Inflation surprised to the upside in April. Consumer prices gained 0.3% from March (0.2% one year before), above both our call and that of the Bloomberg market consensus (0.1%). The main surprise came from the food and non-alcoholic division and housing services explaining around 0.2pp. Annual inflation came in at 1.9% (1.8% previously). Core inflationary pressures remain contained as spare capacity in the economy and indexation lead to historically low non-tradable price gains. Going forward, the recent weakening of the Chilean peso could lead to the tradable price component becoming less of a drag. Overall despite the upside surprise, inflation remains low, so the central bank’s scenario of stable rates continues to be relevant.

In a context of still-low inflation (yearend rate below the 3% target) and a broad-based activity recovery this year, we see no rush for rate hikes by the central bank. Furthermore, the recent weakening of the exchange rate mitigates the downside risks for inflation, reducing the likelihood of rate cuts. ** Full Storyhere.


In contrast with the firming up of several activity indicators in 1Q18 – such as gross fixed investment, foreign trade (both exports and imports), and industrial production – private consumption expanded at a moderate pace in February. The monthly proxy for private consumption grew 1.9% year-over-year in February, below the growth rate observed in 4Q17 (2.2%). According to calendar-adjusted data reported by the statistics institute (INEGI) growth was also 1.9%, decreasing the three-month moving average growth rate slightly (to 2% year-over-year in February, from 2.2% in January) which has been trending down since early 2016.

In our view, private consumption will accelerate moderately in 2018 supported by a stronger real wage bill. Notably, the real wage bill has accelerated substantially over the past months, posting quarter-over-quarter annualized growth of 6.4% in March (from an average of 2.9% qoq/saar in 2017, and 4.6% in 4Q17). Specifically, the factors supporting the real wage bill are robust formal employment (which is consistently growing above 4% year-over-year) and the substantial fall of inflation (which improves real wages). On the negative side, consumer credit is slowing down given higher domestic interest rates; consumer confidence has weakened in the first four months of the year (with a better result in April, but not enough to offset the year-to-date deterioration); and remittances converted into pesos are less supportive (because of MXN appreciation) althoug h they remain growing strongly in USD terms. ** Full Story here.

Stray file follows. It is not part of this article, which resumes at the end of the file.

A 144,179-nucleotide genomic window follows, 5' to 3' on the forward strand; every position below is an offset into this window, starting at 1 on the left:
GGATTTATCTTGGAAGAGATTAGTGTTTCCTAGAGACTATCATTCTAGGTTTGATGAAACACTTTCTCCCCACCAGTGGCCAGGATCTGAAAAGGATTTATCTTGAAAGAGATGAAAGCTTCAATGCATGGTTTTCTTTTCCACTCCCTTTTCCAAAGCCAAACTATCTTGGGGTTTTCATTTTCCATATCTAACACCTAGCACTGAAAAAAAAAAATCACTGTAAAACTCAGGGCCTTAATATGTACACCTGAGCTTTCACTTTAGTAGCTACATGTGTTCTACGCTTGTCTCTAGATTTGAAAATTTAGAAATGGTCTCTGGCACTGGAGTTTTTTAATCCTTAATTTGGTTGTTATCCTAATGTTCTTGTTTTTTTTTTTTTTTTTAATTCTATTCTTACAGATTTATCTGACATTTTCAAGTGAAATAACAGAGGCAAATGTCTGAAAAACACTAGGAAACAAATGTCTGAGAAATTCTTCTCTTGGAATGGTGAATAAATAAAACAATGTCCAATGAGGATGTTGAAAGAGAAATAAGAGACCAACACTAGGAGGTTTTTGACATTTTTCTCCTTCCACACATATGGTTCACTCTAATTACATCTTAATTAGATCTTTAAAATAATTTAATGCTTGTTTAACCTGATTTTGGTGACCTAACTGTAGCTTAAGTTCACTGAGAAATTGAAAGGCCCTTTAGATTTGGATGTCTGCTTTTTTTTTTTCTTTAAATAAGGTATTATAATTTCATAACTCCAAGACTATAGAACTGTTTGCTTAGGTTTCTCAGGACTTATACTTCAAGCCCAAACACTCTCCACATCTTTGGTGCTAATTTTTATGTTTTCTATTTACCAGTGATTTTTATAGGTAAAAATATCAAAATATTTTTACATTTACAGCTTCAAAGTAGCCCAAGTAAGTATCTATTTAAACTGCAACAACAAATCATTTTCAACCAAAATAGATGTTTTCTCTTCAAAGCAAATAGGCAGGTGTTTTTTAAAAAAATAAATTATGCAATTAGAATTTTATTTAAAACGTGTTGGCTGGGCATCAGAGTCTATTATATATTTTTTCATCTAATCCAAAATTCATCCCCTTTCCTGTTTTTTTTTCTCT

Day Ahead: Statistics institute (INEGI) will announce April’s CPI inflation at 10:00 AM (SP Time). We and the consensus expect a -0.31% month-over-month variation. Assuming our forecast is correct, headline inflation would decrease to 4.58% year-over-year in April (consensus: 4.59%).


Weekly Elections Monitor – This is the second edition of our weekly report on the 2018 elections, containing the following topics: (i) Joaquim Barbosa (PSB) announced on his official Twitter account that he does not intend to be a presidential candidate. (ii) The latest national poll on voting intentions, carried out by Instituto Paraná, showed declines for Lula (PT) and Marina Silva (REDE), and gains for Jair Bolsonaro (PSL) and Joaquim Barbosa (PSB) compared to previous surveys. (iii) Regional surveys, carried out by Instituto Múltipla in Pernambuco and FIERN/CERTUS in Rio Grande do Norte, indicated that Lula remains strong in these states, but his voting intentions declined in both states if compared to previous polls (especially in Rio Grande do Norte). (iv) In social media, Bolsonaro still has the highest number of followers, but his growth is slowing down. João Amoedo (NOVO) showed substantial increase of followers in the recent weeks. (v) The local news flow highlighted difficulties and standstills regarding possible alliances between pre-candidates. (vi) Our monitor of economic policy signals highlights interviews by Persio Arida, Geraldo Alckmin’s (PSDB)  chief economic advisor; Mauro Benevides Filho, one of the responsibles for Ciro Gomes’s (PDT) economic program; Marina Silva (REDE); and Álvaro Dias (PODE). ** Full Story here.

Day Ahead: The Central Bank announced the rollover of 8,900 FX swap contracts expiring in June 1st.

Fuente: ITAU